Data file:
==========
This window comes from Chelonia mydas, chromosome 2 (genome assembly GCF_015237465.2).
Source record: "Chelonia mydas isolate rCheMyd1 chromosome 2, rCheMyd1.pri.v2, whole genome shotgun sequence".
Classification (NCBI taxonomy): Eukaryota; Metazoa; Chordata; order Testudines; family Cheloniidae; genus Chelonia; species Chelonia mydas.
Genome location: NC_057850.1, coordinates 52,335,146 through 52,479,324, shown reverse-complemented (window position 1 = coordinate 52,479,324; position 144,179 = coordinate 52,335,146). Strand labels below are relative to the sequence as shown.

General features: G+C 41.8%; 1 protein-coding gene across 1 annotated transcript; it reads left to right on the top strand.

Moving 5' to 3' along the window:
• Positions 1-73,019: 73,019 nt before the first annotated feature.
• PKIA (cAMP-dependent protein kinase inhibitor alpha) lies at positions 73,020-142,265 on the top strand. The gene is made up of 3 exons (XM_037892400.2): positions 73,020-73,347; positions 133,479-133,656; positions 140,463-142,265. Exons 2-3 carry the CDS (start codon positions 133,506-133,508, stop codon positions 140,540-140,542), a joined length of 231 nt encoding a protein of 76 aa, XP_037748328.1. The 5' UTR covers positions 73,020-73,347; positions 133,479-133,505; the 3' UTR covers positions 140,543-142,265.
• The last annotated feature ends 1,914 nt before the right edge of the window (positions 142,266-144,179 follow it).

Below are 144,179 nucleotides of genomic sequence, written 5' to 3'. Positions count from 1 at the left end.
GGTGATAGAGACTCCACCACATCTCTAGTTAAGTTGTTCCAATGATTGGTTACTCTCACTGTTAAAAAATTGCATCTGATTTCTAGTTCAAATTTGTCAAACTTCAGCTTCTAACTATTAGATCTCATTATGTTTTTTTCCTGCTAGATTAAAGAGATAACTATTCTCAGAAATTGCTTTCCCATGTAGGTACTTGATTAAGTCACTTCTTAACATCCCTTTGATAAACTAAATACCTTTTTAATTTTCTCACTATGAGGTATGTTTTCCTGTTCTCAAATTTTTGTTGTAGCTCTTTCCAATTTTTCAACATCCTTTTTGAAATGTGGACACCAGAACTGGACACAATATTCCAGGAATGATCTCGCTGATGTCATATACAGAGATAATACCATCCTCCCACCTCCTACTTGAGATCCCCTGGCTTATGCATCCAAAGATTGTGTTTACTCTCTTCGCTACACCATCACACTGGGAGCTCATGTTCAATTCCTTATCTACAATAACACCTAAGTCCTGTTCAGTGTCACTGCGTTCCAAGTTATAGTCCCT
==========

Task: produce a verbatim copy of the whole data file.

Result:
This window comes from Chelonia mydas, chromosome 2 (genome assembly GCF_015237465.2).
Source record: "Chelonia mydas isolate rCheMyd1 chromosome 2, rCheMyd1.pri.v2, whole genome shotgun sequence".
Classification (NCBI taxonomy): Eukaryota; Metazoa; Chordata; order Testudines; family Cheloniidae; genus Chelonia; species Chelonia mydas.
Genome location: NC_057850.1, coordinates 52,335,146 through 52,479,324, shown reverse-complemented (window position 1 = coordinate 52,479,324; position 144,179 = coordinate 52,335,146). Strand labels below are relative to the sequence as shown.

General features: G+C 41.8%; 1 protein-coding gene across 1 annotated transcript; it reads left to right on the top strand.

Moving 5' to 3' along the window:
• Positions 1-73,019: 73,019 nt before the first annotated feature.
• PKIA (cAMP-dependent protein kinase inhibitor alpha) lies at positions 73,020-142,265 on the top strand. The gene is made up of 3 exons (XM_037892400.2): positions 73,020-73,347; positions 133,479-133,656; positions 140,463-142,265. Exons 2-3 carry the CDS (start codon positions 133,506-133,508, stop codon positions 140,540-140,542), a joined length of 231 nt encoding a protein of 76 aa, XP_037748328.1. The 5' UTR covers positions 73,020-73,347; positions 133,479-133,505; the 3' UTR covers positions 140,543-142,265.
• The last annotated feature ends 1,914 nt before the right edge of the window (positions 142,266-144,179 follow it).

Below are 144,179 nucleotides of genomic sequence, written 5' to 3'. Positions count from 1 at the left end.
GGTGATAGAGACTCCACCACATCTCTAGTTAAGTTGTTCCAATGATTGGTTACTCTCACTGTTAAAAAATTGCATCTGATTTCTAGTTCAAATTTGTCAAACTTCAGCTTCTAACTATTAGATCTCATTATGTTTTTTTCCTGCTAGATTAAAGAGATAACTATTCTCAGAAATTGCTTTCCCATGTAGGTACTTGATTAAGTCACTTCTTAACATCCCTTTGATAAACTAAATACCTTTTTAATTTTCTCACTATGAGGTATGTTTTCCTGTTCTCAAATTTTTGTTGTAGCTCTTTCCAATTTTTCAACATCCTTTTTGAAATGTGGACACCAGAACTGGACACAATATTCCAGGAATGATCTCGCTGATGTCATATACAGAGATAATACCATCCTCCCACCTCCTACTTGAGATCCCCTGGCTTATGCATCCAAAGATTGTGTTTACTCTCTTCGCTACACCATCACACTGGGAGCTCATGTTCAATTCCTTATCTACAATAACACCTAAGTCCTGTTCAGTGTCACTGCGTTCCAAGTTATAGTCCCT